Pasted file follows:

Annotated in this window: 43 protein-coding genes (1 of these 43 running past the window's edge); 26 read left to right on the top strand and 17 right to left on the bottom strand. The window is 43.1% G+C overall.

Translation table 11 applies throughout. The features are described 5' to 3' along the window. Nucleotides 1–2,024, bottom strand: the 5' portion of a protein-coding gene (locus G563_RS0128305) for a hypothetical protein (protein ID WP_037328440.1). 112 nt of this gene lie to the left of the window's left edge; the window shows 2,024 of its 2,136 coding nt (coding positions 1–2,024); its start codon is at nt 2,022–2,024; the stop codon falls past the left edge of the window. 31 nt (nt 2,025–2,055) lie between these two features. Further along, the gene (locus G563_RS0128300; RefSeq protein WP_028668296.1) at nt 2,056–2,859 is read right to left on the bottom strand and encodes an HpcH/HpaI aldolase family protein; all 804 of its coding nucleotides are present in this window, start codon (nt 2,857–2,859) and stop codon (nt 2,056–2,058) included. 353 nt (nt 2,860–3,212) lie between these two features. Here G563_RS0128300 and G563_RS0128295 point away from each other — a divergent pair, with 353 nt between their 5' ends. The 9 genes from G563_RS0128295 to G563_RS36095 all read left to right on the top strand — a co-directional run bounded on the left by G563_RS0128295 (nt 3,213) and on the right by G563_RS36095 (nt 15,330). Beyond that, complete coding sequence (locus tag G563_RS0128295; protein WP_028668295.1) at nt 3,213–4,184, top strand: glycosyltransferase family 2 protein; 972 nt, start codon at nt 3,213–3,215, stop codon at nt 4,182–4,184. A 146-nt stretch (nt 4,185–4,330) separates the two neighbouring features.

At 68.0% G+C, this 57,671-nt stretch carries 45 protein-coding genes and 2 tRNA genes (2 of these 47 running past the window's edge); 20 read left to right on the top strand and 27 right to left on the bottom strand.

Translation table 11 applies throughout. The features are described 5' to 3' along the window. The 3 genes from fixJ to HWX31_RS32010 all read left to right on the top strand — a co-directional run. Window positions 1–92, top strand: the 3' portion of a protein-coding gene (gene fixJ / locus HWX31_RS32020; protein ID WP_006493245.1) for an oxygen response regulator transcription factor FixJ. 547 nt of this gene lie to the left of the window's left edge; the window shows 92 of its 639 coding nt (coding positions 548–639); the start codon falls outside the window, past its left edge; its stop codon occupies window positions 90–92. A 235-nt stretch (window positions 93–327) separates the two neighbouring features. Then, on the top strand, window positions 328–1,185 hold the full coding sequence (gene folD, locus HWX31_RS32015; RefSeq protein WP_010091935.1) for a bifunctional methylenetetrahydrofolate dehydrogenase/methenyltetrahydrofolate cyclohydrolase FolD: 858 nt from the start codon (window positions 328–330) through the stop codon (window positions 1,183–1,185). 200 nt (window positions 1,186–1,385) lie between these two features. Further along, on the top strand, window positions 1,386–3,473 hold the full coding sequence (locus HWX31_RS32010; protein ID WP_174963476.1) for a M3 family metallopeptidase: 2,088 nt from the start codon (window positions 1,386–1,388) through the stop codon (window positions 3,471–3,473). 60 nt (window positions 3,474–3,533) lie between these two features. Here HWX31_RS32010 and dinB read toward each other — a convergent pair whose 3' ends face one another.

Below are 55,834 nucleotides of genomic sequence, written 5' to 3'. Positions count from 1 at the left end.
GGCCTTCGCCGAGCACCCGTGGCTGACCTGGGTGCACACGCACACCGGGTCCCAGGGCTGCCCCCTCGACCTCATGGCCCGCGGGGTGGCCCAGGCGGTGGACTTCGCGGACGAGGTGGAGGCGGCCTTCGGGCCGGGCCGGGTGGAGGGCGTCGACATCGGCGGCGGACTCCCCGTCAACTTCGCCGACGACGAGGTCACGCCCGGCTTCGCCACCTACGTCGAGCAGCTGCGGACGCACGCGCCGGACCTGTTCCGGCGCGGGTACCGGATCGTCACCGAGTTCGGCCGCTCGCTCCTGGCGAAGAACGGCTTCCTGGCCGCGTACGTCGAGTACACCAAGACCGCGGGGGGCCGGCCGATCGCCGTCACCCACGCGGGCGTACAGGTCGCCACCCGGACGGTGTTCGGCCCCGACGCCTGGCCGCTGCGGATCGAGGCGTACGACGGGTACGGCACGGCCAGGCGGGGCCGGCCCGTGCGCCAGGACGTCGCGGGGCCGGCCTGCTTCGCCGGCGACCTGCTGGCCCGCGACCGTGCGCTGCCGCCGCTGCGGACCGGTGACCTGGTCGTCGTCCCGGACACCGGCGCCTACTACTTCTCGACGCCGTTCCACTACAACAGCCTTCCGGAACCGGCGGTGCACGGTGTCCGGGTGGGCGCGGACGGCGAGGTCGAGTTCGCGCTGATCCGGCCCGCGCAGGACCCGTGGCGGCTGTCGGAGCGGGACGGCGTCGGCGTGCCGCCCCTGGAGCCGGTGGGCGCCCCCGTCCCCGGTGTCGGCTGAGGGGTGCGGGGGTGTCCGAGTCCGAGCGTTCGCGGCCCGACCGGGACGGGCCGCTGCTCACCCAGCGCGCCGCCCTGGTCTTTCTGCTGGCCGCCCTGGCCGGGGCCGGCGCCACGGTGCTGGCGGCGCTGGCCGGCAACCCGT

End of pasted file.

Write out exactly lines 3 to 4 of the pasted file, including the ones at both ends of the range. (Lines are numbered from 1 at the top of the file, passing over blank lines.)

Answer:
At 68.0% G+C, this 57,671-nt stretch carries 45 protein-coding genes and 2 tRNA genes (2 of these 47 running past the window's edge); 20 read left to right on the top strand and 27 right to left on the bottom strand.

Translation table 11 applies throughout. The features are described 5' to 3' along the window. The 3 genes from fixJ to HWX31_RS32010 all read left to right on the top strand — a co-directional run. Window positions 1–92, top strand: the 3' portion of a protein-coding gene (gene fixJ / locus HWX31_RS32020; protein ID WP_006493245.1) for an oxygen response regulator transcription factor FixJ. 547 nt of this gene lie to the left of the window's left edge; the window shows 92 of its 639 coding nt (coding positions 548–639); the start codon falls outside the window, past its left edge; its stop codon occupies window positions 90–92. A 235-nt stretch (window positions 93–327) separates the two neighbouring features. Then, on the top strand, window positions 328–1,185 hold the full coding sequence (gene folD, locus HWX31_RS32015; RefSeq protein WP_010091935.1) for a bifunctional methylenetetrahydrofolate dehydrogenase/methenyltetrahydrofolate cyclohydrolase FolD: 858 nt from the start codon (window positions 328–330) through the stop codon (window positions 1,183–1,185). 200 nt (window positions 1,186–1,385) lie between these two features. Further along, on the top strand, window positions 1,386–3,473 hold the full coding sequence (locus HWX31_RS32010; protein ID WP_174963476.1) for a M3 family metallopeptidase: 2,088 nt from the start codon (window positions 1,386–1,388) through the stop codon (window positions 3,471–3,473). 60 nt (window positions 3,474–3,533) lie between these two features. Here HWX31_RS32010 and dinB read toward each other — a convergent pair whose 3' ends face one another.